Am I just getting jaded, or is the quality of the automatic finalists significantly worse than the work-for-it-bitches qualifiers? See my earlier point about complacency. Could “Shake it up” be the new “fire/desire”? Anyhow, Sarbel’s a London boy – as he was at pains to point out on BBC3 last night – so if you’re swayed by such things, then Number 10 is the number to dial.
(You’ll notice I didn’t say much about the actual song. Watch it on the night, and you’ll see why.)
11 – Georgia – Visionary Dream – Sopho.
Let’s just say I’m still learning to love it. There are whirling dervishes, there is sword-fighting, there is absolutely heaps going on musically, but it is all wasted on a culturally arrogant throwback such as I. Those coming-out-of-nowhere, what-happened-there-then, did-someone-pull-the-plug electronic bloops still rock, though.
(Seriously though, a lot of people rate this one highly. It will do well.)
12 – Sweden – The Worrying Kind – The Ark.
Weeks and weeks ago, before they had even won the Swedish national finals, I was rooting for The Ark. A well constructed and delightfully arch pastiche of mid-Seventies glitter-pop, which will have you playing Spot The Reference all the way through it (Edison Lighthouse? The Rubettes? Bay City Rollers?), “The Worrying Kind” has My Sort Of Thing written all over it. Will it win? Not a chance. Well, it’s all that Archness, you see. It’s just a little too pleased with its own cleverness to endear itself to the tele-voters. Oh, and word up to the singer: put ’em away, love!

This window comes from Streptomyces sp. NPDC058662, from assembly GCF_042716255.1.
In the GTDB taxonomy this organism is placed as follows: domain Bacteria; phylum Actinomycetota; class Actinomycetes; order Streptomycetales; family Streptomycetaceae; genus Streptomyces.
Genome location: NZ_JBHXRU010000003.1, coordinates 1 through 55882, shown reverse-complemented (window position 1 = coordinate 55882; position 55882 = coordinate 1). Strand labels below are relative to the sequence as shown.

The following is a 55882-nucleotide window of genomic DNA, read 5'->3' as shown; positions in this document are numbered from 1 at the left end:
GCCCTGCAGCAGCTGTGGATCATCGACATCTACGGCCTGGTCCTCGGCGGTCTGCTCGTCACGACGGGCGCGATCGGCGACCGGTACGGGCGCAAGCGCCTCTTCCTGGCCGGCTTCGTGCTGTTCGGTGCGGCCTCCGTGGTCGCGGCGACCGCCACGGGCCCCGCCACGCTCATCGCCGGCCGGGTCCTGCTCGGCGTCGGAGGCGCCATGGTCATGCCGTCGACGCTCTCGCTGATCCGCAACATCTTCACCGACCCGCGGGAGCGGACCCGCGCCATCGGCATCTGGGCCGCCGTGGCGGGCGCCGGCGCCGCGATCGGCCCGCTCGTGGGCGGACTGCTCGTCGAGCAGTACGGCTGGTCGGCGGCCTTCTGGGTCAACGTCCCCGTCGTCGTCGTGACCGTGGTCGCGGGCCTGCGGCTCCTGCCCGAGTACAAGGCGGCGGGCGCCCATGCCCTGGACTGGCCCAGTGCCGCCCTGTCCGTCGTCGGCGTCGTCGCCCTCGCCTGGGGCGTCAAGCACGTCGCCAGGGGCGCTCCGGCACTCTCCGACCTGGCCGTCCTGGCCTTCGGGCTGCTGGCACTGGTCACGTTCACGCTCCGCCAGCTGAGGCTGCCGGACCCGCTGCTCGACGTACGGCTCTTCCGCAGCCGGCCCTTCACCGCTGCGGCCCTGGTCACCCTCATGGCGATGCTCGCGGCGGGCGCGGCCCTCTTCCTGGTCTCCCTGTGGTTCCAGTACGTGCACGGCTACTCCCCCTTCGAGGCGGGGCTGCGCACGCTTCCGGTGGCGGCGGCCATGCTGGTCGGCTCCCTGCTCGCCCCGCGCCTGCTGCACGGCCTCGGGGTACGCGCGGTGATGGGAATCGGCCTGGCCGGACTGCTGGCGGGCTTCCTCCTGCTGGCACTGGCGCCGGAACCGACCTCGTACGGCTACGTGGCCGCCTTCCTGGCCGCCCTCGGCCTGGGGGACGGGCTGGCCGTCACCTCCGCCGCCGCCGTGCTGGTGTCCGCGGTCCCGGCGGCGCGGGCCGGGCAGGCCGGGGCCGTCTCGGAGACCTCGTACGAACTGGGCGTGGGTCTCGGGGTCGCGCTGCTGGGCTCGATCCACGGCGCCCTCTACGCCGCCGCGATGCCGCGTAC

13 – France – L’Amour À La Française – Les Fatals Picards.
Following a dismal set of results over the past four years (18th, 15th, 23rd and 22nd), the French have switched tack, dumped the droopy ballads, and fielded a jaunty, chipper, tongue-in-cheek number. Flipping back and forth between French and English (another major concession in its own right), the lyrics reference various Parisian landmarks (how many can YOU spot?), almost in the manner of a sales pitch. (Vote for us, and you too can visit these “iconic” attractions next year!)
Beneath all the chipper jauntiness, I can’t help feeling that all concerned are trying just a little too hard.